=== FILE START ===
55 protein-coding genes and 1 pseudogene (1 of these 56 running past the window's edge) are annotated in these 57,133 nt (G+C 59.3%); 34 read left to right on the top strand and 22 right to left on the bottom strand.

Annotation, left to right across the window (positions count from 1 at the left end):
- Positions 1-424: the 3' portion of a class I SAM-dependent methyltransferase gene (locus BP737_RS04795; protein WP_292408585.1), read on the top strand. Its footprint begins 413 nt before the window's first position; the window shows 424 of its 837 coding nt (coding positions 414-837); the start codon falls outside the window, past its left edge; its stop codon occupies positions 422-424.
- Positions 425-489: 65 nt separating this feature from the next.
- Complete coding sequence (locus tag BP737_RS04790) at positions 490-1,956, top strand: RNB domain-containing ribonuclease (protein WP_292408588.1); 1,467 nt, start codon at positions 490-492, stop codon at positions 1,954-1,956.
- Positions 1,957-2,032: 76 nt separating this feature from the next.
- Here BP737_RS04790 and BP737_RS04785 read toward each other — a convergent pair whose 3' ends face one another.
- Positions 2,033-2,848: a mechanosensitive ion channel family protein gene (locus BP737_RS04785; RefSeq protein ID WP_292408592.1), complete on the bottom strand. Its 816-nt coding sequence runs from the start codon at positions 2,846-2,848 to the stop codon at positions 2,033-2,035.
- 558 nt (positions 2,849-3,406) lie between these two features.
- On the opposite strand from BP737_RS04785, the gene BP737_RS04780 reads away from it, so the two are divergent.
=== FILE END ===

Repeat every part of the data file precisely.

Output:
55 protein-coding genes and 1 pseudogene (1 of these 56 running past the window's edge) are annotated in these 57,133 nt (G+C 59.3%); 34 read left to right on the top strand and 22 right to left on the bottom strand.

Annotation, left to right across the window (positions count from 1 at the left end):
- Positions 1-424: the 3' portion of a class I SAM-dependent methyltransferase gene (locus BP737_RS04795; protein WP_292408585.1), read on the top strand. Its footprint begins 413 nt before the window's first position; the window shows 424 of its 837 coding nt (coding positions 414-837); the start codon falls outside the window, past its left edge; its stop codon occupies positions 422-424.
- Positions 425-489: 65 nt separating this feature from the next.
- Complete coding sequence (locus tag BP737_RS04790) at positions 490-1,956, top strand: RNB domain-containing ribonuclease (protein WP_292408588.1); 1,467 nt, start codon at positions 490-492, stop codon at positions 1,954-1,956.
- Positions 1,957-2,032: 76 nt separating this feature from the next.
- Here BP737_RS04790 and BP737_RS04785 read toward each other — a convergent pair whose 3' ends face one another.
- Positions 2,033-2,848: a mechanosensitive ion channel family protein gene (locus BP737_RS04785; RefSeq protein ID WP_292408592.1), complete on the bottom strand. Its 816-nt coding sequence runs from the start codon at positions 2,846-2,848 to the stop codon at positions 2,033-2,035.
- 558 nt (positions 2,849-3,406) lie between these two features.
- On the opposite strand from BP737_RS04785, the gene BP737_RS04780 reads away from it, so the two are divergent.